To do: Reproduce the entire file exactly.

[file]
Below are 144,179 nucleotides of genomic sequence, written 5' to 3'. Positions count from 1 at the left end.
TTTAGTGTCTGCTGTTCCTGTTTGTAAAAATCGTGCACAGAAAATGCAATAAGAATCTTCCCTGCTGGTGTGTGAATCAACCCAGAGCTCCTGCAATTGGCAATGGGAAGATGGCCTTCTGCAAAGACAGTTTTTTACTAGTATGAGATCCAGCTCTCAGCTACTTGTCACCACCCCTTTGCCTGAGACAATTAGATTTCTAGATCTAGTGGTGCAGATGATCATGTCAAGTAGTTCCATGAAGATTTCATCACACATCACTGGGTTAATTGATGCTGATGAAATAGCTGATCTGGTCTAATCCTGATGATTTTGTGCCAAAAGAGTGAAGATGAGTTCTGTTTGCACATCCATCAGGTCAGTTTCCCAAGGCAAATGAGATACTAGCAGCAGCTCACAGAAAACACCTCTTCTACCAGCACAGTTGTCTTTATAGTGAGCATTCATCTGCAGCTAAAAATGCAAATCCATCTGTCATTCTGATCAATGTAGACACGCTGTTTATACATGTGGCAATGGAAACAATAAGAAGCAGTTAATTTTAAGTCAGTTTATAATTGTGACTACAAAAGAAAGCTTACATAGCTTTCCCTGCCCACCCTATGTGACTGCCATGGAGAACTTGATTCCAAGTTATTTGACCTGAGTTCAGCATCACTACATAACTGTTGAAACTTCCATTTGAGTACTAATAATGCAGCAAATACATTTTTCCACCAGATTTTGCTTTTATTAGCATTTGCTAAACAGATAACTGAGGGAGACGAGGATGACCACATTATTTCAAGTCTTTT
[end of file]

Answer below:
Below are 144,179 nucleotides of genomic sequence, written 5' to 3'. Positions count from 1 at the left end.
TTTAGTGTCTGCTGTTCCTGTTTGTAAAAATCGTGCACAGAAAATGCAATAAGAATCTTCCCTGCTGGTGTGTGAATCAACCCAGAGCTCCTGCAATTGGCAATGGGAAGATGGCCTTCTGCAAAGACAGTTTTTTACTAGTATGAGATCCAGCTCTCAGCTACTTGTCACCACCCCTTTGCCTGAGACAATTAGATTTCTAGATCTAGTGGTGCAGATGATCATGTCAAGTAGTTCCATGAAGATTTCATCACACATCACTGGGTTAATTGATGCTGATGAAATAGCTGATCTGGTCTAATCCTGATGATTTTGTGCCAAAAGAGTGAAGATGAGTTCTGTTTGCACATCCATCAGGTCAGTTTCCCAAGGCAAATGAGATACTAGCAGCAGCTCACAGAAAACACCTCTTCTACCAGCACAGTTGTCTTTATAGTGAGCATTCATCTGCAGCTAAAAATGCAAATCCATCTGTCATTCTGATCAATGTAGACACGCTGTTTATACATGTGGCAATGGAAACAATAAGAAGCAGTTAATTTTAAGTCAGTTTATAATTGTGACTACAAAAGAAAGCTTACATAGCTTTCCCTGCCCACCCTATGTGACTGCCATGGAGAACTTGATTCCAAGTTATTTGACCTGAGTTCAGCATCACTACATAACTGTTGAAACTTCCATTTGAGTACTAATAATGCAGCAAATACATTTTTCCACCAGATTTTGCTTTTATTAGCATTTGCTAAACAGATAACTGAGGGAGACGAGGATGACCACATTATTTCAAGTCTTTT